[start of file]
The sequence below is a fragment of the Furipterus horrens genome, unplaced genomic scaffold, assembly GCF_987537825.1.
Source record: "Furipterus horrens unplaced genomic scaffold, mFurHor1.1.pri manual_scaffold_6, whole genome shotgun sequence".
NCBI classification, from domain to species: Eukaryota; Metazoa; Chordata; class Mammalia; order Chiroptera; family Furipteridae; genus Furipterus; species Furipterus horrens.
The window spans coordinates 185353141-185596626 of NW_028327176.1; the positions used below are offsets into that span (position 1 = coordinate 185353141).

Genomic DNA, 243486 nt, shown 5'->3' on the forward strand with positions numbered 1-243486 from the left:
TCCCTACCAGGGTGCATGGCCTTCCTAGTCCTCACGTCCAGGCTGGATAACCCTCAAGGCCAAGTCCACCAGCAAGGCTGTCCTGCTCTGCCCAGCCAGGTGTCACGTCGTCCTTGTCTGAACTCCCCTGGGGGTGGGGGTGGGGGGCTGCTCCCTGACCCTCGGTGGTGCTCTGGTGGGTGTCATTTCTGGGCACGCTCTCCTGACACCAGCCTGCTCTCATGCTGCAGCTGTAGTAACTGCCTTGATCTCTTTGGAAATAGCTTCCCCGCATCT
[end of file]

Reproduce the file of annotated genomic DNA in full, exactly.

The sequence below is a fragment of the Furipterus horrens genome, unplaced genomic scaffold, assembly GCF_987537825.1.
Source record: "Furipterus horrens unplaced genomic scaffold, mFurHor1.1.pri manual_scaffold_6, whole genome shotgun sequence".
NCBI classification, from domain to species: Eukaryota; Metazoa; Chordata; class Mammalia; order Chiroptera; family Furipteridae; genus Furipterus; species Furipterus horrens.
The window spans coordinates 185353141-185596626 of NW_028327176.1; the positions used below are offsets into that span (position 1 = coordinate 185353141).

Genomic DNA, 243486 nt, shown 5'->3' on the forward strand with positions numbered 1-243486 from the left:
TCCCTACCAGGGTGCATGGCCTTCCTAGTCCTCACGTCCAGGCTGGATAACCCTCAAGGCCAAGTCCACCAGCAAGGCTGTCCTGCTCTGCCCAGCCAGGTGTCACGTCGTCCTTGTCTGAACTCCCCTGGGGGTGGGGGTGGGGGGCTGCTCCCTGACCCTCGGTGGTGCTCTGGTGGGTGTCATTTCTGGGCACGCTCTCCTGACACCAGCCTGCTCTCATGCTGCAGCTGTAGTAACTGCCTTGATCTCTTTGGAAATAGCTTCCCCGCATCT